951 Gaspra.jpg
18.2×10.5×8.9
(12.2 km)
1916 Galileo 1991 1,600 262 flyby; first asteroid visited by a spacecraft
4179 Toutatis 2.45 1934 Chang'e 2 2012 3.2 0.70 flyby;[1] closest asteroid flyby, first asteroid visited by a Chinese probe
5535 Annefrank
Stardust - Annefrank.jpg
4.0 1942 Stardust 2002 3,079 1230 flyby
2867 Šteins
2867 Šteins by Rosetta (reprocessed).png
4.6 1969 Rosetta 2008 800 302 flyby; first asteroid visited by the ESA
9969 Braille
PIA01345.jpg
2.2×0.6
(1.6 km)
1992 Deep Space 1 1999 26 12.7 flyby; followed by flyby of Comet Borrelly; failure, missed it during flyby
25143 Itokawa 0.5×0.3×0.2
(350 meters)
1998 Hayabusa 2005 landed landed landed; returned dust samples to Earth in 2010 - first sample return mission from asteroid; smallest asteroid visited by a spacecraft, first asteroid visited by a non-NASA spacecraft
134340 Pluto
Nh-pluto-in-true-color 2x JPEG-edit.jpg
2,370 1930 New Horizons 2015 12,500 10.5 flyby; first trans-Neptunian object visited, most distant object visited by a spacecraft
162173 Ryugu ~0.900 1999 Hayabusa2 2018-present 0.055 0.13 expected to stay at asteroid from July 2018 to December 2019. Several touchdowns planned to collect samples. Two landers successfully deployed to the surface. [2] Two further landers and an explosive impactor will also be deployed.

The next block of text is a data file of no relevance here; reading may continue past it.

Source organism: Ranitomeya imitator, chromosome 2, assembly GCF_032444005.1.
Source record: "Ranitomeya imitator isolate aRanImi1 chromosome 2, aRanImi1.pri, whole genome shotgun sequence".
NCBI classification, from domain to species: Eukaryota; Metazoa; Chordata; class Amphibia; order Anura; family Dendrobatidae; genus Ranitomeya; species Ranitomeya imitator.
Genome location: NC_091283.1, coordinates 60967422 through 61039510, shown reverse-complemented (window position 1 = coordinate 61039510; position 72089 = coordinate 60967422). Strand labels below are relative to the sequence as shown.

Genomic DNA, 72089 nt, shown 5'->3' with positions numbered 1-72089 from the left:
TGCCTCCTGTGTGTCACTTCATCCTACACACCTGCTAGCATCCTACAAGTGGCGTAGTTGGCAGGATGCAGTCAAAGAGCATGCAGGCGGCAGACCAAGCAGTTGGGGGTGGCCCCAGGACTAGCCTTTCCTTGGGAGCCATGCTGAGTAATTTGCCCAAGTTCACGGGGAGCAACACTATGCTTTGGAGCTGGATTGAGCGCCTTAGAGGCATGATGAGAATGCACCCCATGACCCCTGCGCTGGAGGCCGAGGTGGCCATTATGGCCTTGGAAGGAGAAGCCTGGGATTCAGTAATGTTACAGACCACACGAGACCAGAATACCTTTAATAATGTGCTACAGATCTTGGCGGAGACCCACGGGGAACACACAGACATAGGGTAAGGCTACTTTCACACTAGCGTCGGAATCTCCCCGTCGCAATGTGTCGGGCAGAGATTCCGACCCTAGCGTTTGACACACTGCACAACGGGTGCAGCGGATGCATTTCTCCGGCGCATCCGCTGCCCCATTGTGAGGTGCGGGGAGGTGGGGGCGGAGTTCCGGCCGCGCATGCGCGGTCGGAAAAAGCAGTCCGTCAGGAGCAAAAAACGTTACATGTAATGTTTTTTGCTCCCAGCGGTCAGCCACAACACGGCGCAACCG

101955 Bennu
Bennuarrival.png
0.492 1999 OSIRIS-REx 2018-present 80 163 Arrived on 3 December 2018
Notes:
a A minor planet's dimensions may be described by x, y, and z axes instead of an (average) diameter due to its non-spherical, irregular shape.
b Closest approach given in multiples of the minor planet's mean radius
 ·  Default order of list: by the minor planet's designation, ascending.

List of comets visited by spacecraft[edit]

Comet Space probe
Name Image Dimensions
(km)
(a)
Discovery
year
Name Closest approach Remarks
year in km in radii(b)
Giacobini–Zinner
Comet 21P Giacobini-Zinner.jpg
2 1900 ICE 1985 7,800 7,800 first flyby of comet
Halley
Lspn comet halley.jpg
15×9 Known
since
at least
240 BC
Vega 1 1986 8,889 1,620 flyby
Vega 2 1986 8,030 1,460 flyby
Suisei 1986 151,000 27,450 distant flyby
Sakigake 1986 6,990,000 1,270,747 distant flyby
Giotto 1986 596 108 flyby; first direct images of a comet nucleus
Grigg–Skjellerup
Grigg-Skjellerup Eso9209a.jpg
2.6 1902 Giotto 1992 200 154 flyby
Borrelly
Comet Borrelly Nucleus.jpg
8×4×4 1904 Deep Space 1 2001 2,171 814 flyby; closest approach in September 2001 when probe entered the comet's coma[3]
Wild 2
Wild2 3.jpg
5.5×4.0×3.3 1978 Stardust 2004 240 113 flyby; first sample return mission from comet to Earth (2006)